Seven months after Joseph Branch was sentenced to 7 ½ years in prison for killing a bicyclist and severely injuring another in a 2012 drunken-driving crash on Perkins Road, a prosecutor and the Baton Rouge man’s attorneys were back in court Thursday arguing over how much time he’ll actually serve.
Prosecutor Julie Cullen contends the 31-year-old should serve at least 85 percent of his negotiated sentence, or more than six years. Branch’s lead attorney, James Manasseh, claims Branch should spend only 40 percent of his term behind bars, or three years.
Wearing a blue Hunt Correctional Institute shirt and blue jeans, Branch returned Thursday to state District Judge Mike Erwin’s courtroom because Cullen asked the judge to clarify his March 18 sentence and state in open court that Branch was sentenced for a crime of violence — that being vehicular homicide.
The Louisiana Supreme Court ruled in a separate case in March 2013 that vehicular homicide is a crime of violence that requires someone convicted of the crime to serve at least 85 percent of his sentence.
That ruling, however, came after Branch’s fatal crash, and the high court did not say whether its decision applied to older cases.
Cullen said Thursday that after Branch’s sentencing in March, the state Department of Corrections notified her that the department — pursuant to its policies — would not require Branch to serve 85 percent of his sentence before becoming eligible for parole.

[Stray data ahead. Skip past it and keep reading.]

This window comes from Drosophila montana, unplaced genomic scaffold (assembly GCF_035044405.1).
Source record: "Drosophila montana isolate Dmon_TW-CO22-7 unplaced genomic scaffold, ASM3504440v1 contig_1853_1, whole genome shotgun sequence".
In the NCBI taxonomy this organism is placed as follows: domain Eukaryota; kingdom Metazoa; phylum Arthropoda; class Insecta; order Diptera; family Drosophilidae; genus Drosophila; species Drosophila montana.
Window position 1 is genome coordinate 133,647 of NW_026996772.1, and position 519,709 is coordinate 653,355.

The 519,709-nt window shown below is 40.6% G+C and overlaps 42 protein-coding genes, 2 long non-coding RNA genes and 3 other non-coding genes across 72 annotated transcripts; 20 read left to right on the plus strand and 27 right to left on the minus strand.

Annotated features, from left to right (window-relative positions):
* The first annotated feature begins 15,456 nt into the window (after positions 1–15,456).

Cullen, however, told Erwin the department indicated that if he would specify on the record that Branch was sentenced for a crime of violence under state law, the department would require Branch to serve at least 85 percent of his term.
Cullen reminded the judge Thursday that the morning of Branch’s sentencing, all parties agreed in his chambers that the state Supreme Court had designated vehicular homicide as a crime of violence and that the intention was for Branch to serve at least 85 percent of negotiated sentence before becoming parole eligible.
“It’s a crime of violence,” Erwin reiterated from the bench Thursday. “I just failed to say those words” on March 18.
Branch told the judge he was not aware of the percentages of time he might have to serve when he agreed to the 7 ½ -year sentence.
Manasseh, who argued that the judge does not have the statutory authority to declare something a crime of violence, said he will appeal the ruling. He also insisted the state Supreme Court’s 2013 ruling should not be applied retroactively.
Manasseh told Erwin that under Louisiana’s good-time laws, Branch should be eligible for release for good behavior after serving 40 percent of his sentence.
Cullen said after court that a Department of Corrections rule should not trump a Louisiana Supreme Court decision.
“Our goal in negotiating this sentence was for him to serve 85 percent of 7½ years,” she added.
Manasseh said outside Erwin’s courtroom that the department “should sentence based on what the law says” — and what the law said at the time of Branch’s fatal crash was that he should serve 40 percent of whatever sentence he received.
Branch’s blood-alcohol content was 0.307 percent at the time of the Jan. 21, 2012, crash near Quail Run Drive. In Louisiana for those 21 and older, a blood-alcohol level of 0.08 percent or higher is considered presumptive evidence of drunken driving.